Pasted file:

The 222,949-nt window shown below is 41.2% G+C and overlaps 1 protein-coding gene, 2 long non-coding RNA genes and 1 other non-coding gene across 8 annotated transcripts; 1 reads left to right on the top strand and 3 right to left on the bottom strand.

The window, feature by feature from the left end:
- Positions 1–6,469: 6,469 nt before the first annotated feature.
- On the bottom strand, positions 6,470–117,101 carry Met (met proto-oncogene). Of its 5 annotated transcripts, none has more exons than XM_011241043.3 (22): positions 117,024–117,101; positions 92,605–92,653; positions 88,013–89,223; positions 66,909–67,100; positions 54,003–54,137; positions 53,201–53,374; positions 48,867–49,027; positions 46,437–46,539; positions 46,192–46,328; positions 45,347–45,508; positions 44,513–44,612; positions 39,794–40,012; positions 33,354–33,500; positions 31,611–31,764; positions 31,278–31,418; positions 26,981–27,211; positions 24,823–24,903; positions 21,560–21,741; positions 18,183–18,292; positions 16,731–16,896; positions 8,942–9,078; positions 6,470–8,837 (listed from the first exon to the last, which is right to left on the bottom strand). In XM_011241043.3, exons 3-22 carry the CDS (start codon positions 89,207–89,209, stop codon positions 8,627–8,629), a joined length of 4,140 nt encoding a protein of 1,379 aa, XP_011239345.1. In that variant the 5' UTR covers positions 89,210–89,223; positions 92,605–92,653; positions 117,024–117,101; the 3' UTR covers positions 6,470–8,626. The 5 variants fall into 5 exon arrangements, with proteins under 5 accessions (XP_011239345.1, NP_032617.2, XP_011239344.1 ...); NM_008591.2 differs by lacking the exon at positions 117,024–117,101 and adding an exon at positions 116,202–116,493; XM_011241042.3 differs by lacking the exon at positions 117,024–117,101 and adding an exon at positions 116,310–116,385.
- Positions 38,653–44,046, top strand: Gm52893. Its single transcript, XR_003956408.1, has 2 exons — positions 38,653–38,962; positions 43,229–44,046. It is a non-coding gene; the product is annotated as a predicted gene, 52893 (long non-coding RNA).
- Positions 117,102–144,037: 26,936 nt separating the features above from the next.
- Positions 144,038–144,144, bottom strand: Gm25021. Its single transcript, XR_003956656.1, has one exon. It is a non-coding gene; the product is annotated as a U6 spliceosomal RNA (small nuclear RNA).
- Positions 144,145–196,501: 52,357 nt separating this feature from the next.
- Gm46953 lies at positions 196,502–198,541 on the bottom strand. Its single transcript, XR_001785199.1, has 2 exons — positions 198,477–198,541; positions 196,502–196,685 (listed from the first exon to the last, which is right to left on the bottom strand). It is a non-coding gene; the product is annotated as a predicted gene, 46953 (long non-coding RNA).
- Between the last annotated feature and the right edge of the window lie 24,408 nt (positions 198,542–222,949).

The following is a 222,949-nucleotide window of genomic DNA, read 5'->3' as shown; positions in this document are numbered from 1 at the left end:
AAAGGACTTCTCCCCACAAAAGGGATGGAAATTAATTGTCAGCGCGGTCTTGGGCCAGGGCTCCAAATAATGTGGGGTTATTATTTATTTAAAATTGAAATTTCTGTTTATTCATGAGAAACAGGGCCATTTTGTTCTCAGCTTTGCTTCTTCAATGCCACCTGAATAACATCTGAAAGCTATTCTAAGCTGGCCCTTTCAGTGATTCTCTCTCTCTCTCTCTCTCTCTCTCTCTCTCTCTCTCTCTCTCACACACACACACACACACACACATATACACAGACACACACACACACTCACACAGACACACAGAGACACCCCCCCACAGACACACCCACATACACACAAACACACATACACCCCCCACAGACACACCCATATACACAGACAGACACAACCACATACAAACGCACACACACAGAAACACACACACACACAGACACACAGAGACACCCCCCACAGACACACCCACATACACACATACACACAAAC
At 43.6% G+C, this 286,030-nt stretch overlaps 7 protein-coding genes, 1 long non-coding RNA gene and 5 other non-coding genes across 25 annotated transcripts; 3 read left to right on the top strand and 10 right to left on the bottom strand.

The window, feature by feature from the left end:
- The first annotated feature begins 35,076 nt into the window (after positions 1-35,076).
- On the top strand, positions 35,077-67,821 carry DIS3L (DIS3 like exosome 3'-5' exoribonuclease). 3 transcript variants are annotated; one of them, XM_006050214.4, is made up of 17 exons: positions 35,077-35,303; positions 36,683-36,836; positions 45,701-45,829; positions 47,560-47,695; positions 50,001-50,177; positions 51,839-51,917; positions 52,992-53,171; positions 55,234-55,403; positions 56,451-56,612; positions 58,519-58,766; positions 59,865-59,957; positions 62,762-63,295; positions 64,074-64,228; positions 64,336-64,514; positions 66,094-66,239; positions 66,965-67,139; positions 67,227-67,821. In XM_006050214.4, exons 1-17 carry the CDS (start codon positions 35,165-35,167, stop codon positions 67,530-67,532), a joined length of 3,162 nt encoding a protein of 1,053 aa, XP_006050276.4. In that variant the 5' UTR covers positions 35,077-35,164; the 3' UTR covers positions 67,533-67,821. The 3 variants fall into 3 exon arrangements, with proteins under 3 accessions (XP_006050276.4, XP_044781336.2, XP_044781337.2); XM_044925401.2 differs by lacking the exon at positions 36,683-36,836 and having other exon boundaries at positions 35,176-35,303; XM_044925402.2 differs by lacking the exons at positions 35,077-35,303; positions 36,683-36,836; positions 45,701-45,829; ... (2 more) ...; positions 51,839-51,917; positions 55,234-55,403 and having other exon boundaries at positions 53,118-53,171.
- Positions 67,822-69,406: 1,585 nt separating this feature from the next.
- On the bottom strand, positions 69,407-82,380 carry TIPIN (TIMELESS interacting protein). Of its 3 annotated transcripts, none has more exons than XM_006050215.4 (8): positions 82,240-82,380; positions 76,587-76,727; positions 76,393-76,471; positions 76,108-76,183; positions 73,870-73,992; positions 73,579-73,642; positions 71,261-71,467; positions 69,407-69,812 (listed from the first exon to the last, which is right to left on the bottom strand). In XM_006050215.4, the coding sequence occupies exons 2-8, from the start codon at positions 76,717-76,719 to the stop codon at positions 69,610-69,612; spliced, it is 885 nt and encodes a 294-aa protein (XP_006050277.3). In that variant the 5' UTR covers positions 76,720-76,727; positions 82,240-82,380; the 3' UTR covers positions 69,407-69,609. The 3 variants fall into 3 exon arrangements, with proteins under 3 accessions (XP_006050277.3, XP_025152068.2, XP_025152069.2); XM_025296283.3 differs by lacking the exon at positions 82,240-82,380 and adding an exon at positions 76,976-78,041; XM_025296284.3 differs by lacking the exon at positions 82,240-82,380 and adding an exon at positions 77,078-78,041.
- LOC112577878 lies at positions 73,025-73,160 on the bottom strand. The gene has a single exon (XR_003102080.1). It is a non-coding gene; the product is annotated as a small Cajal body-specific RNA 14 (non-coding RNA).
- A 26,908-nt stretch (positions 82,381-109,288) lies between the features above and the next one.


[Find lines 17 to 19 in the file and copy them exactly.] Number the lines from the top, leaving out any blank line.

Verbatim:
- Positions 67,822-69,406: 1,585 nt separating this feature from the next.
- On the bottom strand, positions 69,407-82,380 carry TIPIN (TIMELESS interacting protein). Of its 3 annotated transcripts, none has more exons than XM_006050215.4 (8): positions 82,240-82,380; positions 76,587-76,727; positions 76,393-76,471; positions 76,108-76,183; positions 73,870-73,992; positions 73,579-73,642; positions 71,261-71,467; positions 69,407-69,812 (listed from the first exon to the last, which is right to left on the bottom strand). In XM_006050215.4, the coding sequence occupies exons 2-8, from the start codon at positions 76,717-76,719 to the stop codon at positions 69,610-69,612; spliced, it is 885 nt and encodes a 294-aa protein (XP_006050277.3). In that variant the 5' UTR covers positions 76,720-76,727; positions 82,240-82,380; the 3' UTR covers positions 69,407-69,609. The 3 variants fall into 3 exon arrangements, with proteins under 3 accessions (XP_006050277.3, XP_025152068.2, XP_025152069.2); XM_025296283.3 differs by lacking the exon at positions 82,240-82,380 and adding an exon at positions 76,976-78,041; XM_025296284.3 differs by lacking the exon at positions 82,240-82,380 and adding an exon at positions 77,078-78,041.
- LOC112577878 lies at positions 73,025-73,160 on the bottom strand. The gene has a single exon (XR_003102080.1). It is a non-coding gene; the product is annotated as a small Cajal body-specific RNA 14 (non-coding RNA).